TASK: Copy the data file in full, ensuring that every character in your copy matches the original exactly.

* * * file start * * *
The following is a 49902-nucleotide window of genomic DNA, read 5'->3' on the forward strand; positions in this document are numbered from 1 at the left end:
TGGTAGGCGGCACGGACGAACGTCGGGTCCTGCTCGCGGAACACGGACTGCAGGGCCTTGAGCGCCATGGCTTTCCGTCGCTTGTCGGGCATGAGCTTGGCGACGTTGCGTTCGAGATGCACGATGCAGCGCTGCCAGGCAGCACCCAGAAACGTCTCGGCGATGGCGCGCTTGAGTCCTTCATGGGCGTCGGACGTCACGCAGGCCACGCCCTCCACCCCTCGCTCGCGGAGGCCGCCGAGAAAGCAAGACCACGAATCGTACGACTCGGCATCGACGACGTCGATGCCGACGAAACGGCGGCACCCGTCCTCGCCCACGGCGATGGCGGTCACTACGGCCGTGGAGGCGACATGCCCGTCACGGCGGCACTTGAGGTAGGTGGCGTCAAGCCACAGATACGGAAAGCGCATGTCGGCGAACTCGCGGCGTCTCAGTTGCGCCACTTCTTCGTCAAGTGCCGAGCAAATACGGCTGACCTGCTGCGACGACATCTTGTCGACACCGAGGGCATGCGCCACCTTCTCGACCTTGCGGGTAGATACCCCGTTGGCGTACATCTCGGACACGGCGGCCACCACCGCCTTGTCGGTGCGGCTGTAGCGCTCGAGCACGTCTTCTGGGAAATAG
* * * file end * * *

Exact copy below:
The following is a 49902-nucleotide window of genomic DNA, read 5'->3' on the forward strand; positions in this document are numbered from 1 at the left end:
TGGTAGGCGGCACGGACGAACGTCGGGTCCTGCTCGCGGAACACGGACTGCAGGGCCTTGAGCGCCATGGCTTTCCGTCGCTTGTCGGGCATGAGCTTGGCGACGTTGCGTTCGAGATGCACGATGCAGCGCTGCCAGGCAGCACCCAGAAACGTCTCGGCGATGGCGCGCTTGAGTCCTTCATGGGCGTCGGACGTCACGCAGGCCACGCCCTCCACCCCTCGCTCGCGGAGGCCGCCGAGAAAGCAAGACCACGAATCGTACGACTCGGCATCGACGACGTCGATGCCGACGAAACGGCGGCACCCGTCCTCGCCCACGGCGATGGCGGTCACTACGGCCGTGGAGGCGACATGCCCGTCACGGCGGCACTTGAGGTAGGTGGCGTCAAGCCACAGATACGGAAAGCGCATGTCGGCGAACTCGCGGCGTCTCAGTTGCGCCACTTCTTCGTCAAGTGCCGAGCAAATACGGCTGACCTGCTGCGACGACATCTTGTCGACACCGAGGGCATGCGCCACCTTCTCGACCTTGCGGGTAGATACCCCGTTGGCGTACATCTCGGACACGGCGGCCACCACCGCCTTGTCGGTGCGGCTGTAGCGCTCGAGCACGTCTTCTGGGAAATAG